Finally we had to withdraw the permit when it became clear the commission was going to issue a permit under which we had very little impact or information about, so we withdrew the application. Now they have claimed and they brought a suit in retaliation for the federal suit in state court seeking fines of $500 a day against John and Kathy Salvador for operating under what is a legally valid permit. Those permits were never revoked by statute or operation of law. The permits that were issued by the Department of Environmental Conservation are still in existence and are still valid. But they claim, since the Salvadors at this moment do not have the new permit even though they have gone through the application procedure over a lengthy period of time, they claim that they are operating basically illegally.

They also cite some alleged violations. The thing that they have done with this is they have never cited the person. Normally you receive a violation ticket or if you are violating some kind of zoning code, you receive a notice for appearance. You will be given an opportunity to present your case instead of being convicted and then fined. In this case you have the quasi-public agency declaring that they are in violation without any affirmative findings, a clear violation of the most elementary due process.

Now in effect, also, what they are facing is they have a local zoning; they have a lake that was once regulated by the Army Corps of Engineers (part of the Corps of Engineers' jurisdiction has been removed by statute but they remain involved over this); and they have the Adirondack Park Agency, who has defined their property as a "deep water marsh," which in and of itself would take an hour to explain, I think. I do not have time to go into all aspects of these jurisdictions. You've also got the State Health Department, and you've got the Department of Environmental Conservation. All these layers render it impossible for the Salvadors to further develop their property. If they see fit to change an aspect of their property, it is usually a minimum of a three layer process, some of which are coordinated and some of which are not. I don't have time to explain how you get a permit to put electrical cable on the lake, but that involves applying to OGS (New York State Office of General Services) which then fans out to about five other agencies for input including the Lake George park commission.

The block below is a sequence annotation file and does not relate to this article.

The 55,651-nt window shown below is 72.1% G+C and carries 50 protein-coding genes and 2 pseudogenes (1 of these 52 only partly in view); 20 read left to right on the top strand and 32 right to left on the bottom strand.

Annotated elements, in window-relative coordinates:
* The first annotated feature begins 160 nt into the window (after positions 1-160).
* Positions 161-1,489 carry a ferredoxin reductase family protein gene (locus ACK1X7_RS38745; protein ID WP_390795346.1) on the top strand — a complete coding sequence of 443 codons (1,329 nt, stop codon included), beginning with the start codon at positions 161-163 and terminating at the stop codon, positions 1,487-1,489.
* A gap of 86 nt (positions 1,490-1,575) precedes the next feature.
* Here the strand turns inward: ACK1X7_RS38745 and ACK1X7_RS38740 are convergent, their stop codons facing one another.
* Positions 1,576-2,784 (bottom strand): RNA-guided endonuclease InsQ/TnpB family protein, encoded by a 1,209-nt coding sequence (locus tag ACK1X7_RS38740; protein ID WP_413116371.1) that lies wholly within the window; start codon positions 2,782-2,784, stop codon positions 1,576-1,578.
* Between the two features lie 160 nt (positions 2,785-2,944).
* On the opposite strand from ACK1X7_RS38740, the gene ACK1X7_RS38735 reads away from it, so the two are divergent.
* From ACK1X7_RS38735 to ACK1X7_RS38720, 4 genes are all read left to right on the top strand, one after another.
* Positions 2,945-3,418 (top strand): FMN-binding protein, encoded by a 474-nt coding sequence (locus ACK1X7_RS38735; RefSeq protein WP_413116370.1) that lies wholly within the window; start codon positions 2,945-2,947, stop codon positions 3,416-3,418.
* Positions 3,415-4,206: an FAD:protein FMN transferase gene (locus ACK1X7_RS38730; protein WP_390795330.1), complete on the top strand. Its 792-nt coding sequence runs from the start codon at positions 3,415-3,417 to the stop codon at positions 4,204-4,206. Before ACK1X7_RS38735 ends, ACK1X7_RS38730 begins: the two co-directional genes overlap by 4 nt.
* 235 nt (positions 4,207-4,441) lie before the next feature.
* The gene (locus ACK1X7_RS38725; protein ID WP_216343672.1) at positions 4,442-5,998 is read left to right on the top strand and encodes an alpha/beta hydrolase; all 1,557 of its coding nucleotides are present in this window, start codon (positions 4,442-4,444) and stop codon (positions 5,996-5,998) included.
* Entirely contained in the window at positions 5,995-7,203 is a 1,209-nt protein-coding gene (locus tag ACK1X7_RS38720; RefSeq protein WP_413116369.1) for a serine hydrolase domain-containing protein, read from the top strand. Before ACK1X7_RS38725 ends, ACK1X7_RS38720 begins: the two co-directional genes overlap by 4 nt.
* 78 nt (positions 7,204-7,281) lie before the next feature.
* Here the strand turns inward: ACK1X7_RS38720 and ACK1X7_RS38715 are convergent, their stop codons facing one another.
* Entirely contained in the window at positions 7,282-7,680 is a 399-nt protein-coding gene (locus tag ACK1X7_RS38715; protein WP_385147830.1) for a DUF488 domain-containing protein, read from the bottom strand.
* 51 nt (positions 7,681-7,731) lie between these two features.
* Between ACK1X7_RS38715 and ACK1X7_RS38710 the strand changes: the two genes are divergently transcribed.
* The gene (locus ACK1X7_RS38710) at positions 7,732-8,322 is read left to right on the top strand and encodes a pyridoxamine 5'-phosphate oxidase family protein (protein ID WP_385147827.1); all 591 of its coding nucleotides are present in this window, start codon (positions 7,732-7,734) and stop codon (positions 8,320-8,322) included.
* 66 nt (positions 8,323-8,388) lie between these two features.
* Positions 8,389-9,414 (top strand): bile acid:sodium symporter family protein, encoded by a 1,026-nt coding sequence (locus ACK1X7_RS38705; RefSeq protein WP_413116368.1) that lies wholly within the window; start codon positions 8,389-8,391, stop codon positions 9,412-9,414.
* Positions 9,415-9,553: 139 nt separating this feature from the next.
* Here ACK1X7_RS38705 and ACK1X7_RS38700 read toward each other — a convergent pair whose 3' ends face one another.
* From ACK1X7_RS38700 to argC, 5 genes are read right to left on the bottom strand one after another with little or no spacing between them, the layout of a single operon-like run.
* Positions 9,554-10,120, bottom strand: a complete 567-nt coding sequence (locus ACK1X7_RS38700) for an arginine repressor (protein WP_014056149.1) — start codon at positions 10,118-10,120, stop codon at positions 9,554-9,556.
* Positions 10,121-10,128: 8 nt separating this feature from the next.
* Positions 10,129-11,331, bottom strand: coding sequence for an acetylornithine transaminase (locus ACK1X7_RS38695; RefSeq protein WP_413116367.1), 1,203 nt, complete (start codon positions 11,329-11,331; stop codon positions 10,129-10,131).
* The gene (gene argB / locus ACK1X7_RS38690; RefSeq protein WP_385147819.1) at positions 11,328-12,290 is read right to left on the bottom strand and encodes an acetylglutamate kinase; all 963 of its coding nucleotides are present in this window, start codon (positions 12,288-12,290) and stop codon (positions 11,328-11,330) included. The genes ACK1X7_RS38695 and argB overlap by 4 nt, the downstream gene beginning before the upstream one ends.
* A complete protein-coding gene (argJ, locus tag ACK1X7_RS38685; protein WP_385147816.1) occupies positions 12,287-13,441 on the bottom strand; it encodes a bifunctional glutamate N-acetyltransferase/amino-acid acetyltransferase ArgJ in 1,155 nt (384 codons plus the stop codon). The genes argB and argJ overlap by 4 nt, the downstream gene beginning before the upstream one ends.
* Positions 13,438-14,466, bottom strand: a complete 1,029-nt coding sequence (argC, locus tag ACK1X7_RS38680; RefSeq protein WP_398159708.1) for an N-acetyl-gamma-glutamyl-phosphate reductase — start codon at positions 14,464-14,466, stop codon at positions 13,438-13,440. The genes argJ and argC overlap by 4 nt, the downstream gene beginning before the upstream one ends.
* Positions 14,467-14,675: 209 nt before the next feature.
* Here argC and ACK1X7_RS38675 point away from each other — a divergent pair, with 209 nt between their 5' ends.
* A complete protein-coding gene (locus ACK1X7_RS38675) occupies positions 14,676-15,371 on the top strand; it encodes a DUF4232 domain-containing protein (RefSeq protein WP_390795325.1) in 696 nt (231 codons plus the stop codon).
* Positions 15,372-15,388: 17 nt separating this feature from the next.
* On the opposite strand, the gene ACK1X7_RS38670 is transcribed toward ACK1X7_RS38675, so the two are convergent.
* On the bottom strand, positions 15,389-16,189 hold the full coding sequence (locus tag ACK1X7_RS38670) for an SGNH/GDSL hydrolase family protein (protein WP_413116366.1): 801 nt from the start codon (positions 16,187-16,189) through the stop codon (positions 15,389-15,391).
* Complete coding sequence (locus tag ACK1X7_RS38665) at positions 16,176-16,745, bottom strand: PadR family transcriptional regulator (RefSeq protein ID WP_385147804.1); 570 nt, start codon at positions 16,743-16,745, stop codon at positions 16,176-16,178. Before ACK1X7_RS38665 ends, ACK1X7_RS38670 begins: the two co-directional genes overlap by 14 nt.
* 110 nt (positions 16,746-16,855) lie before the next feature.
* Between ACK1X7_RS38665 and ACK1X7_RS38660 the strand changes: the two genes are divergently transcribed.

In summary, what you have is a regulatory maze. It is a maze that is designed to control the people who are subject to it, to control their business, to control what they can do, and it is our premise that it is done largely without clear legislative authority. It is also done in a discriminatory manner because these individuals who have chosen to exercise their rights have been singled out for unfair treatment. They are attempting to teach the Salvadors a lesson that you don't fight city hall. Well we can, we will, and we will prevail.